This study aimed to examine the effects of treadmill training on anxious–depressive-like behaviors of transgenic Alzheimer rats in the early stage of Alzheimer’s disease (AD) and provided evidence of exercise in alleviating fear-avoidance behavior deficits.
Male 2-month-old TgF344-AD and wild-type rats were divided into wild-type (n = 9), AD (n = 8), and AD + treadmill exercise (Exe) groups (n = 12). After 8 months of exercise, the passive avoidance test, Barnes maze task, novel object recognition test, and object location test were used to measure learning and memory function. The open-field test, elevated plus maze, sucrose preference test, and forced swim test were conducted to determine the anxious–depressive-like behavior of AD rats. Immunofluorescence staining, Western blot analysis, enzyme-linked immunosorbent assay analysis, and related assay kits were used to measure inflammatory cytokines, oxidative stress, amyloid-β production, and tau hyperphosphorylation.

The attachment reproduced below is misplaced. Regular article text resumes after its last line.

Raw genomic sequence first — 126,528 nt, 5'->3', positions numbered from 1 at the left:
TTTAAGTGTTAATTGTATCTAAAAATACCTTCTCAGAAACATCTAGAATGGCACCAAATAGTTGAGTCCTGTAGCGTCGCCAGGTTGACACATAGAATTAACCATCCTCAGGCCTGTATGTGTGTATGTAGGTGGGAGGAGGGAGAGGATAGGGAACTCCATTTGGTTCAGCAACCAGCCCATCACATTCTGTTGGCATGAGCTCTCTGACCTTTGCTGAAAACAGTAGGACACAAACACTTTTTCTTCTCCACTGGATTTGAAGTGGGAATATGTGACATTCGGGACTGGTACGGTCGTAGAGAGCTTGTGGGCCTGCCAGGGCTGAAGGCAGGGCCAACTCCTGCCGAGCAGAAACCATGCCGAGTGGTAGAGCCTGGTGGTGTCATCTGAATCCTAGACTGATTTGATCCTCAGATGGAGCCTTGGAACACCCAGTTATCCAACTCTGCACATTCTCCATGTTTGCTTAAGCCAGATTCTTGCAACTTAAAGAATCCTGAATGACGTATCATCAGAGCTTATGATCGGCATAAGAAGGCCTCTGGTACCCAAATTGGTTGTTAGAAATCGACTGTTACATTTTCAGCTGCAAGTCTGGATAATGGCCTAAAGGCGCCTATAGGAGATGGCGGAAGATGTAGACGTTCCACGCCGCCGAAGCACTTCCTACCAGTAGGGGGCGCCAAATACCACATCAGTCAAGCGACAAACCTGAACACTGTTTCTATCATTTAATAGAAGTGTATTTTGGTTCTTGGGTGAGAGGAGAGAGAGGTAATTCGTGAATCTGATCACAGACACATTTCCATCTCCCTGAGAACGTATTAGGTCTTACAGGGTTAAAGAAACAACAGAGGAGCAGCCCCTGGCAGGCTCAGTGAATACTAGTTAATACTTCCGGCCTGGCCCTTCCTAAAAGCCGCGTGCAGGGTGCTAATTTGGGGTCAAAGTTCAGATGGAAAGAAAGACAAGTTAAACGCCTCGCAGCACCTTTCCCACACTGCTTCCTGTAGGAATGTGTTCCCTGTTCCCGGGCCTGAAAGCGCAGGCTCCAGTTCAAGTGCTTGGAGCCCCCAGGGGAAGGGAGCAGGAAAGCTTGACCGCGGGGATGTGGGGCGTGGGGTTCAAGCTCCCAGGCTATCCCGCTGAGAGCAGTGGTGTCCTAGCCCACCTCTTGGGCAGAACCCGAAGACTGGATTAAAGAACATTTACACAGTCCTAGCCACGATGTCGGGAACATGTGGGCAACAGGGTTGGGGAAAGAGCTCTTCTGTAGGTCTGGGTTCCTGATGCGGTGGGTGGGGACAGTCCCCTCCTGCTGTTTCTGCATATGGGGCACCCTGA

Behavioral tests revealed that 12-month-old animals did not show any spatial learning and memory deficits but did display anxious–depressive-like behavior (open field, center time: P = 0.008; center entries: P = 0.009; line crossings: P = 0.001). However, long-term exercise significantly inhibited anxious–depressive-like behavior in AD rats (center time: P = 0.016; center entries: P = 0.004; line crossings: P = 0.033). In addition, these animals displayed increased amyloid-β deposition, tau hyperphosphorylation, microgliosis, inflammatory cytokines release, and oxidative damage, which were attenuated significantly by long-term exercise training.
Long-term exercise training alleviated anxious–depressive-like behavior and improved fear-avoidance behavior in transgenic AD rats, supporting exercise training as an effective approach to prevent anxiety, depression, and fear-avoidance behavior deficits in the early stages of AD pathogenesis.